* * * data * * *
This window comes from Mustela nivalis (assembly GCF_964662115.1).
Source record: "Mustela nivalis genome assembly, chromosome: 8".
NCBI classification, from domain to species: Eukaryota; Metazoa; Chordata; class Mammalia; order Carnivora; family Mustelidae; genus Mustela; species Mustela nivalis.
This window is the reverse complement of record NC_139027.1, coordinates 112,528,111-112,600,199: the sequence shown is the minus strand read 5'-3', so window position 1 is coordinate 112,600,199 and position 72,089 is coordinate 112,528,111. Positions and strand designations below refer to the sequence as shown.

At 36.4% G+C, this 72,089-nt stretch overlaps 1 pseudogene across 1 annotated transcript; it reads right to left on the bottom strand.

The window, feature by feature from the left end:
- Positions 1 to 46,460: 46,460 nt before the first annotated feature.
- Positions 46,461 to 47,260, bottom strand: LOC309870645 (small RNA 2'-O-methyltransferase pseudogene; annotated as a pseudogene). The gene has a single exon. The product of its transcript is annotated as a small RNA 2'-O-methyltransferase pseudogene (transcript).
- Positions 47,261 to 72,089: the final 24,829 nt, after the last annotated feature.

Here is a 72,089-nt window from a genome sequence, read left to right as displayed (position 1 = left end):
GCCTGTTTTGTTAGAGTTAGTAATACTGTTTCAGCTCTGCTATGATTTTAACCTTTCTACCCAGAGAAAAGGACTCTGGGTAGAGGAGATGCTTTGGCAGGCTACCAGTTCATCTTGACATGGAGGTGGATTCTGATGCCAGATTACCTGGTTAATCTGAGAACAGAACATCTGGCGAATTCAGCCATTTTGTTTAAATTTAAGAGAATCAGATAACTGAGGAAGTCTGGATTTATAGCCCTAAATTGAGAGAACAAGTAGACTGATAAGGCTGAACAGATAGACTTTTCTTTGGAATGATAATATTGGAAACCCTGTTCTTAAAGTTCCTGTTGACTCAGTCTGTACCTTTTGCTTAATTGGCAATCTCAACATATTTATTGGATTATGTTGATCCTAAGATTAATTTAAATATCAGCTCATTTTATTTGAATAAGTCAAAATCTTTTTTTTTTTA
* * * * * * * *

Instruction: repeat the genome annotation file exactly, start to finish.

This window comes from Mustela nivalis (assembly GCF_964662115.1).
Source record: "Mustela nivalis genome assembly, chromosome: 8".
NCBI classification, from domain to species: Eukaryota; Metazoa; Chordata; class Mammalia; order Carnivora; family Mustelidae; genus Mustela; species Mustela nivalis.
This window is the reverse complement of record NC_139027.1, coordinates 112,528,111-112,600,199: the sequence shown is the minus strand read 5'-3', so window position 1 is coordinate 112,600,199 and position 72,089 is coordinate 112,528,111. Positions and strand designations below refer to the sequence as shown.

At 36.4% G+C, this 72,089-nt stretch overlaps 1 pseudogene across 1 annotated transcript; it reads right to left on the bottom strand.

The window, feature by feature from the left end:
- Positions 1 to 46,460: 46,460 nt before the first annotated feature.
- Positions 46,461 to 47,260, bottom strand: LOC309870645 (small RNA 2'-O-methyltransferase pseudogene; annotated as a pseudogene). The gene has a single exon. The product of its transcript is annotated as a small RNA 2'-O-methyltransferase pseudogene (transcript).
- Positions 47,261 to 72,089: the final 24,829 nt, after the last annotated feature.

Here is a 72,089-nt window from a genome sequence, read left to right as displayed (position 1 = left end):
GCCTGTTTTGTTAGAGTTAGTAATACTGTTTCAGCTCTGCTATGATTTTAACCTTTCTACCCAGAGAAAAGGACTCTGGGTAGAGGAGATGCTTTGGCAGGCTACCAGTTCATCTTGACATGGAGGTGGATTCTGATGCCAGATTACCTGGTTAATCTGAGAACAGAACATCTGGCGAATTCAGCCATTTTGTTTAAATTTAAGAGAATCAGATAACTGAGGAAGTCTGGATTTATAGCCCTAAATTGAGAGAACAAGTAGACTGATAAGGCTGAACAGATAGACTTTTCTTTGGAATGATAATATTGGAAACCCTGTTCTTAAAGTTCCTGTTGACTCAGTCTGTACCTTTTGCTTAATTGGCAATCTCAACATATTTATTGGATTATGTTGATCCTAAGATTAATTTAAATATCAGCTCATTTTATTTGAATAAGTCAAAATCTTTTTTTTTTTA